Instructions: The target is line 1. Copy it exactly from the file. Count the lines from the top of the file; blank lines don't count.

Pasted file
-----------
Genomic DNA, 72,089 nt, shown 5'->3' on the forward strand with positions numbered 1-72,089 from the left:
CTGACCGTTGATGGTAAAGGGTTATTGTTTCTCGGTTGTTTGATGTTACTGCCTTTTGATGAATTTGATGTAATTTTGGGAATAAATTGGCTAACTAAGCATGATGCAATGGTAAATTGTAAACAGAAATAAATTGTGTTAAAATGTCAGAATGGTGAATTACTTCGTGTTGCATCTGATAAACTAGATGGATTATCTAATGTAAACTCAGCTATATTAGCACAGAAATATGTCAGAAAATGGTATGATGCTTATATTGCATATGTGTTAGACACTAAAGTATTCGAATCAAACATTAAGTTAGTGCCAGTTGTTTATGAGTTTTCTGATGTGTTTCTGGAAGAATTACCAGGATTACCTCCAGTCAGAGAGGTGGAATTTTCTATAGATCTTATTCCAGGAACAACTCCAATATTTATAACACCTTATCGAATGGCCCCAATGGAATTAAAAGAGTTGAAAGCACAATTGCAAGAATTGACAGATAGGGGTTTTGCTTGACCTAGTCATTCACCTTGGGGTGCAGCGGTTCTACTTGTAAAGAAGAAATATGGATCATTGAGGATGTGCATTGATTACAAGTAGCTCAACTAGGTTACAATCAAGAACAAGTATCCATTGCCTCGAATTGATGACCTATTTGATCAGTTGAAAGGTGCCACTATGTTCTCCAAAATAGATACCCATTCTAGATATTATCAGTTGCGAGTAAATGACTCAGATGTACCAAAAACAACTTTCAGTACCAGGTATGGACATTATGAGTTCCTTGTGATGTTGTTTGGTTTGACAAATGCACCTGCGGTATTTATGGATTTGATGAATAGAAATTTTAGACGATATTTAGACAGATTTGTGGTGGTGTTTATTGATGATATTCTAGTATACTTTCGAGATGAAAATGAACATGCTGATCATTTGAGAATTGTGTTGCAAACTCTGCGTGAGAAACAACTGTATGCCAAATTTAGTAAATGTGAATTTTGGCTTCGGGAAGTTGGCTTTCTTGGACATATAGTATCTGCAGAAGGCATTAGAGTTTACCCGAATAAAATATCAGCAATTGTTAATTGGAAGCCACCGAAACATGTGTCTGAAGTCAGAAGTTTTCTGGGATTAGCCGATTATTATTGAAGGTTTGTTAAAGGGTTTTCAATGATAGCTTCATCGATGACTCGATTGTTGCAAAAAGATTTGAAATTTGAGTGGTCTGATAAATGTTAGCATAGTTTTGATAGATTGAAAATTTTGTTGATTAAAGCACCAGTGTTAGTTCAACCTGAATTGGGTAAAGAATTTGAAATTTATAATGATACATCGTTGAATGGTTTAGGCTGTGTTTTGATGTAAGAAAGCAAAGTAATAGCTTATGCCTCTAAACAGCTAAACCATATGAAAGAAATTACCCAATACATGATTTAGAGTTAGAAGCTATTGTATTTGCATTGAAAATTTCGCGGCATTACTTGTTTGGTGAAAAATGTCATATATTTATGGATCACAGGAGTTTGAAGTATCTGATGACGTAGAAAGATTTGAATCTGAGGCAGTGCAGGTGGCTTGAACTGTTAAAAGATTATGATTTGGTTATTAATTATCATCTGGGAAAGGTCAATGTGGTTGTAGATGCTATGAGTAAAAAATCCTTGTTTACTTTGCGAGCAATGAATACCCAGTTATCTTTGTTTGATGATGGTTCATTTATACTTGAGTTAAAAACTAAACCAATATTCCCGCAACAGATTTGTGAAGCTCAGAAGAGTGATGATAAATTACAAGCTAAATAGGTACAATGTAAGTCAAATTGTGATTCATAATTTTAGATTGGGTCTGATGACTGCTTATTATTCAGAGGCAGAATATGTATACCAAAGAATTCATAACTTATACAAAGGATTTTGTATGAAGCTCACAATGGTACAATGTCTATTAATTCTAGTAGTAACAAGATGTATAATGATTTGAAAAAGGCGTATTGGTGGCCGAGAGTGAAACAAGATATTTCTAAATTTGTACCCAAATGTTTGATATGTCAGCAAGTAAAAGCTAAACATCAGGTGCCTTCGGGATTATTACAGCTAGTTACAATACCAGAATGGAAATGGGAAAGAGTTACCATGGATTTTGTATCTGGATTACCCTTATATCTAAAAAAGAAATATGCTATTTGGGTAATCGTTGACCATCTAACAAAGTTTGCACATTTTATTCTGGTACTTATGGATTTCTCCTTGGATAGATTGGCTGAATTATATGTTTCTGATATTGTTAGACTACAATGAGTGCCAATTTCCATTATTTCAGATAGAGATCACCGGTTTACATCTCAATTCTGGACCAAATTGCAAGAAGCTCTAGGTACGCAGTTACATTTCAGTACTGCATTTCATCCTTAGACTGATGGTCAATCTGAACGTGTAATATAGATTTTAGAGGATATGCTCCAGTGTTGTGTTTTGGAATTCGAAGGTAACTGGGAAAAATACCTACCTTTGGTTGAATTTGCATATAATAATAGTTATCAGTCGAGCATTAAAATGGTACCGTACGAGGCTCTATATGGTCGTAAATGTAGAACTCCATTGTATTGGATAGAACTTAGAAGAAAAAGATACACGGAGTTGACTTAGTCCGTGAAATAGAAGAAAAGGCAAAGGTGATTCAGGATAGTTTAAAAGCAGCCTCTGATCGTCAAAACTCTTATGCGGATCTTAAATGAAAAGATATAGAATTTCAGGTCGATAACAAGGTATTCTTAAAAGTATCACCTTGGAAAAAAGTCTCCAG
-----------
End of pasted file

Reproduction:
Genomic DNA, 72,089 nt, shown 5'->3' on the forward strand with positions numbered 1-72,089 from the left: